Foods that I foraged in Florida:
rain water
sea salt and ocean water
orange (mandarine, tangerine, wild orange)
fish (mullet, striped mojarra, shad, crappie, sheepshead, sand perch, largemouth bass, sail catfish, bowfin, sea trout, redfish, crevasse jack, fish eggs)
bamboo leaf (for tea)*
apple (foraged in Wisconsin)
reishi mushroom
seaweed (multiple varieties)
wax myrtle (leaves)
pine needles (for tea)
cattail (shoots)
perennial peanut (flowers)
monkey orange
Barbados gooseberry
white sapote (two types)
chanterelle (two types)
java plum
camphor (leaves, seedling roots)
dragon fruit
sea grapes
bacteria (many different species)
yeast (many different species)
insects (I certainly ate some insects in the large volume of greens I ate. I’m sure I ate ants, aphids and other small insects.)
Foods that I foraged on Great Lakes region trip (07/13/19 – 10/04/19)
fruits- apple, crab apple, plum, pear, blueberry, huckleberry, serviceberry, raspberry, blackberry, mulberry, wild strawberry, tart cherry, sand cherry, pin cherry, chokecherry, wintergreen berry, grape, Aronia (chokeberry), false solomon’s seal, hackberry, mountain ash, American nightshade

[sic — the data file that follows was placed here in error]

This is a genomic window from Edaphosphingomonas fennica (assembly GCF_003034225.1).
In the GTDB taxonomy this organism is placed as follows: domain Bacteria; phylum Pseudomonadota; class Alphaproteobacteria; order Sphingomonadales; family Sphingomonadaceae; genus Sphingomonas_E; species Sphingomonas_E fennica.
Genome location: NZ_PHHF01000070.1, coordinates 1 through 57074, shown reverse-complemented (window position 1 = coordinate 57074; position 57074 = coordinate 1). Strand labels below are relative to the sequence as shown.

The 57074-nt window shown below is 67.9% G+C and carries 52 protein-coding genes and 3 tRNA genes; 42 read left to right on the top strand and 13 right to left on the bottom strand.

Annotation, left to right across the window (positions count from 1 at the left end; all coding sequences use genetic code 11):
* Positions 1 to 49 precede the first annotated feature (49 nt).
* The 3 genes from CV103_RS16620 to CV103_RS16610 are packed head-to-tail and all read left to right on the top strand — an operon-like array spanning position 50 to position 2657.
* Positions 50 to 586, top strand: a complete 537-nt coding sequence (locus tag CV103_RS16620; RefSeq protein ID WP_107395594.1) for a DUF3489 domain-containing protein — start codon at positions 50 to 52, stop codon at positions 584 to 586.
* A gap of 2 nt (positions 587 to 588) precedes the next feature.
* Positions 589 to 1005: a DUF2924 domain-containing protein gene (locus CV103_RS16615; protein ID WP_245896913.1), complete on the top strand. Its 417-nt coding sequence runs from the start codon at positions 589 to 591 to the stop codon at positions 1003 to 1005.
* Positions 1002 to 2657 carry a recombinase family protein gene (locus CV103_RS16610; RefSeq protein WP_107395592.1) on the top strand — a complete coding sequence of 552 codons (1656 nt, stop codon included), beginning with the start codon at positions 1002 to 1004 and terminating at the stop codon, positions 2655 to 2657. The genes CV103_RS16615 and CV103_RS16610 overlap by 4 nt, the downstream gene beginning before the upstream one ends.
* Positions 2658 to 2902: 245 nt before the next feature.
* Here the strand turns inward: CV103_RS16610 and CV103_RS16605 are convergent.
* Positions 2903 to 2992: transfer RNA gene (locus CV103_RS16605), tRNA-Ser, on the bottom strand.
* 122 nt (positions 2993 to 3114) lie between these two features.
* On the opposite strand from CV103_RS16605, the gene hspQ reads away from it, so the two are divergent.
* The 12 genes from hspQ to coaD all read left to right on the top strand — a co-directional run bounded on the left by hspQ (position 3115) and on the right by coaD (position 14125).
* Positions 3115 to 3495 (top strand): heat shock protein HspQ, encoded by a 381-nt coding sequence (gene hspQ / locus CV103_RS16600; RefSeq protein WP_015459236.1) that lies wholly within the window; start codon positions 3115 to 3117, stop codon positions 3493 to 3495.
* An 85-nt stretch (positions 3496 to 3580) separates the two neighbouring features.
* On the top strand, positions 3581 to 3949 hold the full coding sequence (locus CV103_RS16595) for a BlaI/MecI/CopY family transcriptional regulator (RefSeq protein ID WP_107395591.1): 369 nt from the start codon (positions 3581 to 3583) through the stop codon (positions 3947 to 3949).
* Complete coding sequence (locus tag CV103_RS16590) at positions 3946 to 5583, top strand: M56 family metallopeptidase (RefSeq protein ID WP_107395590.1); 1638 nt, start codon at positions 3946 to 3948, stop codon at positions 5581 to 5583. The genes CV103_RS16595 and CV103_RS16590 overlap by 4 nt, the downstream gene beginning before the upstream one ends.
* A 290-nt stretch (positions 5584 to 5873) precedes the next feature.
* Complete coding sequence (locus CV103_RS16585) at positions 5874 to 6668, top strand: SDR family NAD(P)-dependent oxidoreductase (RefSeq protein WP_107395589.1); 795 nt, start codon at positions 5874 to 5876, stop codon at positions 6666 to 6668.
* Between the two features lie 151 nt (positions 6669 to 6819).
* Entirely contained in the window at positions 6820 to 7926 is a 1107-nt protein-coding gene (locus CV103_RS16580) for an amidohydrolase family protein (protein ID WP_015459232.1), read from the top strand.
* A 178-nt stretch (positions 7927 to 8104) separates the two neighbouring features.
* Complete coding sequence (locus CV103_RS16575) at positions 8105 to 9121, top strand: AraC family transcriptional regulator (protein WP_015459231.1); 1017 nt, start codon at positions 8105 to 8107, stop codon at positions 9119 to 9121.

mushrooms- chanterelle, cinnabar chanterelle, lobster, hedgehog, bolete, oyster, combs tooth, pheasant’s tail, chicken of the woods, hen of the woods, honey mushroom, puffball (3 species), shaggy mane, porcini, stinkhorn, Suillius
greens- dandelion, amaranth, wood nettle, wild mustard, plantago, wood sorrel, sheep’s sorrel, heal all, lady’s thumb, ox eye daisy, clover, creeping Charlie, hawkweed, wood violet, lambs quarter, purslane, mint, honewort, sow thistle, cow parsnip, sochan, curly dock, Virginia waterleaf, hairy wood mint, winter cress, water cress, garlic mustard, stinging nettle
fish- lake trout, largemouth bass, smallmouth bass, Northern pike, walleye, rock bass, bullhead, sucker, rainbow trout, perch, whitefish
wintergreen (berry and greens)
balsam sap and leaves
spruce leaves
deer meat (venison), fat and bone broth (found deer on roadside, hit by car)
rose hip
hickory nut
wild garlic
Echinacea (purple cone flower)
cat nip
bee balm
wild parsnip
wild carrot
lotus nut
wild rice
acorn grubs

To learn more about this project and watch videos documenting the year visit: The Food Freedom Homepage.

To read the guidelines behind this project visit: The Guidelines Behind Growing and Foraging 100% of my Food for a Year.

To read about the purpose of this project read: Why I’m Growing and Foraging 100% of my Food for a Year.

To read a log of what I ate each day visit: Growing and Foraging 100% of my Food – Daily Food Journal.

To see photos of my meals and foods visit: Growing and Foraging 100% of My Food – Documented in Photos.

Food Freedom, the book, will be released by New Society Publishers in December 2020. Sign up here to be notified when the book is released and for a 20% discount. 100% of my proceeds from this book are donated to nonprofits working to create a more sustainable and just food system.

Cover photo by Sierra Ford Photography